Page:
3 Min Read
April 26 (Reuters) - The U.S. Food and Drug Administration said the an anti-seizure drug developed by Valeant Pharmaceuticals Inc and co-marketed with GlaxoSmithKline Plc may cause eye and skin problems.
The U.S. health regulator warned that the drug, Potiga, may cause bluish skin predominantly around lips, fingers and toes and pigment changes in the retina, which may lead to loss of vision. ()
"All patients taking Potiga should have a baseline eye exam, followed by periodic eye exams," the FDA said in a statement.
The regulator said it was working with the drugmakers and evaluating available information, and added that it does not know whether the changes caused by Potiga are permanent.
"It is not yet known whether the retinal pigment changes caused by Potiga lead to visual impairment, although several patients have been reported to have impaired visual acuity," the FDA said.
The regulator said the skin discoloration was observed after four years of treatment with Potiga but it appeared sooner in some patients.
"The retinal abnormalities and skin discoloration ... have been reported only in patients who were originally enrolled in Potiga clinical trials, and who have generally taken the drug for a long period of time," FDA said in a release posted on its website on Friday.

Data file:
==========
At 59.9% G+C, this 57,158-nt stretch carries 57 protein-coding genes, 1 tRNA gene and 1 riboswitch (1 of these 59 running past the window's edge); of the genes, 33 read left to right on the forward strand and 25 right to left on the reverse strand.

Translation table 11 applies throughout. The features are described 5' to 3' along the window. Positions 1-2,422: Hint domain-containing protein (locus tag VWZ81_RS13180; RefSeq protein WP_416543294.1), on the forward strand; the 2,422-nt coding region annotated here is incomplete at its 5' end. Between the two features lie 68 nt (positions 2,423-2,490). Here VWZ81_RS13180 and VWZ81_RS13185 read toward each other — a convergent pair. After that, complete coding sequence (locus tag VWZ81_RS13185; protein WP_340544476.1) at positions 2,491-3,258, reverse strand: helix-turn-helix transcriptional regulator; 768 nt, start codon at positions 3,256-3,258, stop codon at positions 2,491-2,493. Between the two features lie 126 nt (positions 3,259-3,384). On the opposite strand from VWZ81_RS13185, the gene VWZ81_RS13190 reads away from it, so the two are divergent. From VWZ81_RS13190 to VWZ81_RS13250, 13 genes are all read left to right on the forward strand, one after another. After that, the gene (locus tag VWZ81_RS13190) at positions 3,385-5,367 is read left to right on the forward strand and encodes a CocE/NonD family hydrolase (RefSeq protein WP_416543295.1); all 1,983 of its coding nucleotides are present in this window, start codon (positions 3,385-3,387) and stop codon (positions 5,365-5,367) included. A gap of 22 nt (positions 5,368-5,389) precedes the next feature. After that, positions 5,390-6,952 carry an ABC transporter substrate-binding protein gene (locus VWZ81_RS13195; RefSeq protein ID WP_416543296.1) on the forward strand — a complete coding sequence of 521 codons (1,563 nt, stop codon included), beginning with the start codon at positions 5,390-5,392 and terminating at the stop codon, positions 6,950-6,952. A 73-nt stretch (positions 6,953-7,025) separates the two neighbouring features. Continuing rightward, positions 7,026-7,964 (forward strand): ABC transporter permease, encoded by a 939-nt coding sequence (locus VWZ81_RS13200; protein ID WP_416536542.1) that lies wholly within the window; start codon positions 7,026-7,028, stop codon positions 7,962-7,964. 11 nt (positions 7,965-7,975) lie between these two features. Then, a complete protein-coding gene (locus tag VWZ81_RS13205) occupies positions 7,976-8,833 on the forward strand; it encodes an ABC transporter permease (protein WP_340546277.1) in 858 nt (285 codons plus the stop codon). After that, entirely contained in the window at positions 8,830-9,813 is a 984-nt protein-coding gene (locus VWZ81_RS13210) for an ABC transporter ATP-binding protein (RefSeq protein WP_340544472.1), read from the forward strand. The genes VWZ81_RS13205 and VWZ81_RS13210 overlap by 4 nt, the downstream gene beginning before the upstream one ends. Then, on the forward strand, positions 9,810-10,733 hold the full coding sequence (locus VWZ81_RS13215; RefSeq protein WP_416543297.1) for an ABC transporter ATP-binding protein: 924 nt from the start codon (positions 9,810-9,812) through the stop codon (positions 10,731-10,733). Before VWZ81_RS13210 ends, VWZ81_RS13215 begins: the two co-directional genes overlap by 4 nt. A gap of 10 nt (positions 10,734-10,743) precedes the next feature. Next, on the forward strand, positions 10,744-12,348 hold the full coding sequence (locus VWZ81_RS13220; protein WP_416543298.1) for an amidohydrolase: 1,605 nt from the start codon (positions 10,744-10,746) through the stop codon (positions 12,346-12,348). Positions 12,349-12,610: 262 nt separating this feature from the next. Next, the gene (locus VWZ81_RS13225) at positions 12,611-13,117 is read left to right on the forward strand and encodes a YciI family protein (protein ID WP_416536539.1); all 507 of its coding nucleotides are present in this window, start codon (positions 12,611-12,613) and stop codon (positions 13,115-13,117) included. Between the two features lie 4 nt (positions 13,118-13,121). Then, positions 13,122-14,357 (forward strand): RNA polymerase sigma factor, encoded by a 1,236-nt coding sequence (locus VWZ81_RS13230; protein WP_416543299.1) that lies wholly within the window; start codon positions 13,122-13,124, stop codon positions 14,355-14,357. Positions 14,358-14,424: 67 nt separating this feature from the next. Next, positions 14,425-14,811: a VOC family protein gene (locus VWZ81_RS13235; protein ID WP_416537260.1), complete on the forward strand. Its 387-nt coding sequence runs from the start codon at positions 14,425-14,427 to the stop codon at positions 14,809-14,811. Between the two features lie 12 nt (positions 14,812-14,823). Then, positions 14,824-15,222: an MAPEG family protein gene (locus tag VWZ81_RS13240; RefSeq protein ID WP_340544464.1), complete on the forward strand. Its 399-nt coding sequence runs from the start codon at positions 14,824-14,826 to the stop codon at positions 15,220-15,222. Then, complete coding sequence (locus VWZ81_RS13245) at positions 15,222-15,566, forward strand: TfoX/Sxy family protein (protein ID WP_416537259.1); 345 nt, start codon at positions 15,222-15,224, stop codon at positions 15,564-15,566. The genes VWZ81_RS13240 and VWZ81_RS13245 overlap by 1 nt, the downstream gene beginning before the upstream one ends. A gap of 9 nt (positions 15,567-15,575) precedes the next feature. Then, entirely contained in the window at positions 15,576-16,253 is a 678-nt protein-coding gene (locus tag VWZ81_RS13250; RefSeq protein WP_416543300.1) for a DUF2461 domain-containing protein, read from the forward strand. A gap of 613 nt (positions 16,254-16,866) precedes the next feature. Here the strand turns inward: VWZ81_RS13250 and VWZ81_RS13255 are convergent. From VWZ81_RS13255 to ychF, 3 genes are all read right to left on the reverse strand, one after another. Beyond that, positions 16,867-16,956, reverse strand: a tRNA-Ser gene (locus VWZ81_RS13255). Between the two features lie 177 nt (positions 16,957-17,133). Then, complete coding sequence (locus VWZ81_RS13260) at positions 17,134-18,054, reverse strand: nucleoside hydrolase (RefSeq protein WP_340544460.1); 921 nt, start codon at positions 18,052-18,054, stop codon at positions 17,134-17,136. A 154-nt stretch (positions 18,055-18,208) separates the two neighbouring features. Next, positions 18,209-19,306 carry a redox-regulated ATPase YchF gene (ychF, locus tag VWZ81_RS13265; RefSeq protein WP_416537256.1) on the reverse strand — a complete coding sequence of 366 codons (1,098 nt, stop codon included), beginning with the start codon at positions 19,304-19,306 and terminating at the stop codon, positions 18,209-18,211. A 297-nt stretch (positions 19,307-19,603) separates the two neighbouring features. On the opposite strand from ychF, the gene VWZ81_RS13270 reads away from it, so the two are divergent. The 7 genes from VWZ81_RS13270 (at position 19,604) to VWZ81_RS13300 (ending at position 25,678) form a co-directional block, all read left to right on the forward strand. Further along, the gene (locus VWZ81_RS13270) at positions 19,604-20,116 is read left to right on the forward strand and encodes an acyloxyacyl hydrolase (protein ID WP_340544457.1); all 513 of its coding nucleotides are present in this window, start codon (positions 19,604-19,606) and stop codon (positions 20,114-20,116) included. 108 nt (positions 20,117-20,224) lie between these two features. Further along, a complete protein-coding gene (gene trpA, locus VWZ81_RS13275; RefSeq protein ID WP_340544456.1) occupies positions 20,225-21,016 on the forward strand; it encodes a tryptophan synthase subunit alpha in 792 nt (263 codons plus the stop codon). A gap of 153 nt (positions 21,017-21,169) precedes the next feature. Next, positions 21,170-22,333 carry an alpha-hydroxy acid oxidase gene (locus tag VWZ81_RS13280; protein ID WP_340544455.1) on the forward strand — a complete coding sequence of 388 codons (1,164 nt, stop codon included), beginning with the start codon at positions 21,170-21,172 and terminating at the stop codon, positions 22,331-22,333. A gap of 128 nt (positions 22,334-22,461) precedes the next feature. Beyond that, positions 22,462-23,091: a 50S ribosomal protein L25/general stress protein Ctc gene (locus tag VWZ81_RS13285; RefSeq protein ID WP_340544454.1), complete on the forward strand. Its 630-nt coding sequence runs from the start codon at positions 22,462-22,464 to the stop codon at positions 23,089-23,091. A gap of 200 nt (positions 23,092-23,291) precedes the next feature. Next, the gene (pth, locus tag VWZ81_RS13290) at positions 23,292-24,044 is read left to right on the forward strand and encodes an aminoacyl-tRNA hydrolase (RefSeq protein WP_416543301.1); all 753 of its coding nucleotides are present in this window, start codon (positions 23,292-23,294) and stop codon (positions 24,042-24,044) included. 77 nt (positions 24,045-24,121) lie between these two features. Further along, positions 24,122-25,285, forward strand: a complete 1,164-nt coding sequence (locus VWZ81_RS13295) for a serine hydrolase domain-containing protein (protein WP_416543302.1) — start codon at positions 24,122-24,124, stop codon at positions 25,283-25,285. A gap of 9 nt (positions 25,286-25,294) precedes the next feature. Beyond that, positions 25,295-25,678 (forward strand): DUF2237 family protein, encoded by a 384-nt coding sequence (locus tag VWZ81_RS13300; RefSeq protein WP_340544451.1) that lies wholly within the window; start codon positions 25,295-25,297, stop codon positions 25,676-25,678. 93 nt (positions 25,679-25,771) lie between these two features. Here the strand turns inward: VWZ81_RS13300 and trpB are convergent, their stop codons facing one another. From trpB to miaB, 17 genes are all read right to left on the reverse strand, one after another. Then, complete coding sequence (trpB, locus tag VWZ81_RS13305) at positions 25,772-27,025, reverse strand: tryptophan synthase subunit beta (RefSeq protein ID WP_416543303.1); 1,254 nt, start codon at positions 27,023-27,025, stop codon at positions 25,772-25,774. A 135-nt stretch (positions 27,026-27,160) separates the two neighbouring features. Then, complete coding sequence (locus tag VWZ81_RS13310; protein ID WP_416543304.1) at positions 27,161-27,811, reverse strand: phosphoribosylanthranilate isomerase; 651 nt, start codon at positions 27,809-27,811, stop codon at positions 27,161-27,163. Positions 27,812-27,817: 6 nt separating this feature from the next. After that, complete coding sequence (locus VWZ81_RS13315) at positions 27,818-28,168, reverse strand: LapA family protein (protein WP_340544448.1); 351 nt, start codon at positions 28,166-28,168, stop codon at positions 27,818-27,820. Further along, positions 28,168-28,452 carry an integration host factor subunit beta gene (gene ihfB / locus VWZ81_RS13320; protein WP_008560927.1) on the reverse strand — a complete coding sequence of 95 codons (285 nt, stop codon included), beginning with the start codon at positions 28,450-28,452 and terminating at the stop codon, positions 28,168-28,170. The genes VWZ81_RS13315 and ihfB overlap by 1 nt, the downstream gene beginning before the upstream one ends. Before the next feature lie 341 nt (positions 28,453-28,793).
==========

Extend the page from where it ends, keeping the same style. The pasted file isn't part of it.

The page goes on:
A Glaxo spokeswoman said the company would revise the prescribing information for the drug and talk to the regulators.
"Late last year, GSK informed clinical trial investigators and regulators including the FDA of a new adverse drug reaction which is discoloration of nails, lips and skin and in response to this information," Sarah Alspach, based in Washington, said.
Valeant could not be immediately reached for comment.
Potiga was approved in June 2011 for the treatment of partial seizures, the most common type of seizure in people with epilepsy, a brain disorder characterized by excessive activity of nerve cells in the brain.
The drug generated sales of about $12 million in 2012. Analysts are expecting sales to rise to $376 million by 2016, according to Thomson Reuters data.
The drug has two generic names, ezogabine in the U.S. and retigabine in the rest of the world. It was approved in the European Union in 2011 where it is marketed under the trade name Trobalt.